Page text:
A child starts exploring his/her environment from birth. It is an enormous task for the infant to adapt to his/her new life: breathing, eating, digesting, adjusting to light and dark, changes in temperatures, etc. Finding solutions to these problems is the task of the newborn, so offering the appropriate environment and caregiver is of most importance to DAY SCHOOLS. When the infant’s and toddler’s needs are met, they can get down to the business of learning and exploring. We offer infants and their families a holistic approach to caregiving by providing a safe and nurturing environment that promotes the physical, social, emotional, and cognitive development of the young child. The approach that we use was started in the 1930’s, by a Hungarian Pediatrician, Dr. Emmi Pikler and is called “The Pikler Approach”. You can learn more about it by going to www.pikler.org. Each new family in our program is given literature and a book about the work of Dr. Pikler and how it is used throughout the world in group settings as well as in the home. Simply put, it is based on “Respect”.

Our caregivers realize that everything they do with an infant has consequences. They speak directly to the child, even if the child is an infant. Quiet, peaceful speaking to the infant about what is happening to him/her as they are fed, changed and cared for not only facilitates a calm understanding of what is happening to them, but also fosters the learning of language.

The environment is kept safe and clean. Everything in the room is comfortable, arranged with the young child in mind, and at the child’s level. There are areas where he/she can choose to be by themselves or with the group. There are many sensory activities and places that allow the child just to “be”.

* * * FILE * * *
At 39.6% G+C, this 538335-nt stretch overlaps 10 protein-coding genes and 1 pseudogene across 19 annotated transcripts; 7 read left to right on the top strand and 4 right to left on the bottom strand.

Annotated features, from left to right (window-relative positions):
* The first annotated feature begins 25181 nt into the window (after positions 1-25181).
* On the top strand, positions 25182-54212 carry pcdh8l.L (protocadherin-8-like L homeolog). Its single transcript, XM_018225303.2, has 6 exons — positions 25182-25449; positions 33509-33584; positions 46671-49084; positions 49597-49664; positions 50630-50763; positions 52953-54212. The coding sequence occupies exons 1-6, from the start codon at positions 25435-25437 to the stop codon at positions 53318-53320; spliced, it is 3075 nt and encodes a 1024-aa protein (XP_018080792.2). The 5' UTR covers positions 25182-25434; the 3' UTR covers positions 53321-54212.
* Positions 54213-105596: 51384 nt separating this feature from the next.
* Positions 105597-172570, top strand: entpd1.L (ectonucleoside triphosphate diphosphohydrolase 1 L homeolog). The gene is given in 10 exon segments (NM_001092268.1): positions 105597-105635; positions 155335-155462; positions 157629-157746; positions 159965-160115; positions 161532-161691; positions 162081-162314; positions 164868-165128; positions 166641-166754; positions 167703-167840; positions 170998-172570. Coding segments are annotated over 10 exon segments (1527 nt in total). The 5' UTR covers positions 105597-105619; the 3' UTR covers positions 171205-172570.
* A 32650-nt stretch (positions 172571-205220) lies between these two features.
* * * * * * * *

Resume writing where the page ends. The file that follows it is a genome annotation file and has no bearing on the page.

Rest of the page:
Experiencing and exploring the outdoors is also critical for all children, even the young infant. You will see the infant and toddler outdoor areas are self-contained with a variety of opportunities and activities for exploration. We are always preparing them for their next stage of development, thus progressive challenges are available.

The curriculum for our infants and toddlers are the routines: diapering, feeding, bathing and clothing. These routines are done at a very slow and predictable pace that calms the child and helps with the attachment process. The child feels secure knowing what is happening in his or her life, and that security promotes independence and allows them more time for exploration and development.

The caregiver communicates with the child-asking permission to pick them up and giving information about what is happening to him/her during all the caregiving routines. You will not see swings or walkers. Each child is allowed to freely explore the environment to promote physical development. Each child is held when fed until they are old enough to sit on their own. Then they sit at low tables, in chairs where their feet stay securely on the floor which provides security for the young child. They eat family style and learn about handwashing and the clean-up process, thereby learning independence and responsibility at a young age.

Developmental growth charts are kept on each child. These charts serve as growth progress reports, where development and behavior patterns are established. These charts follow your child as they grow and develop each year and can be instrumental in viewing your child’s individual development.


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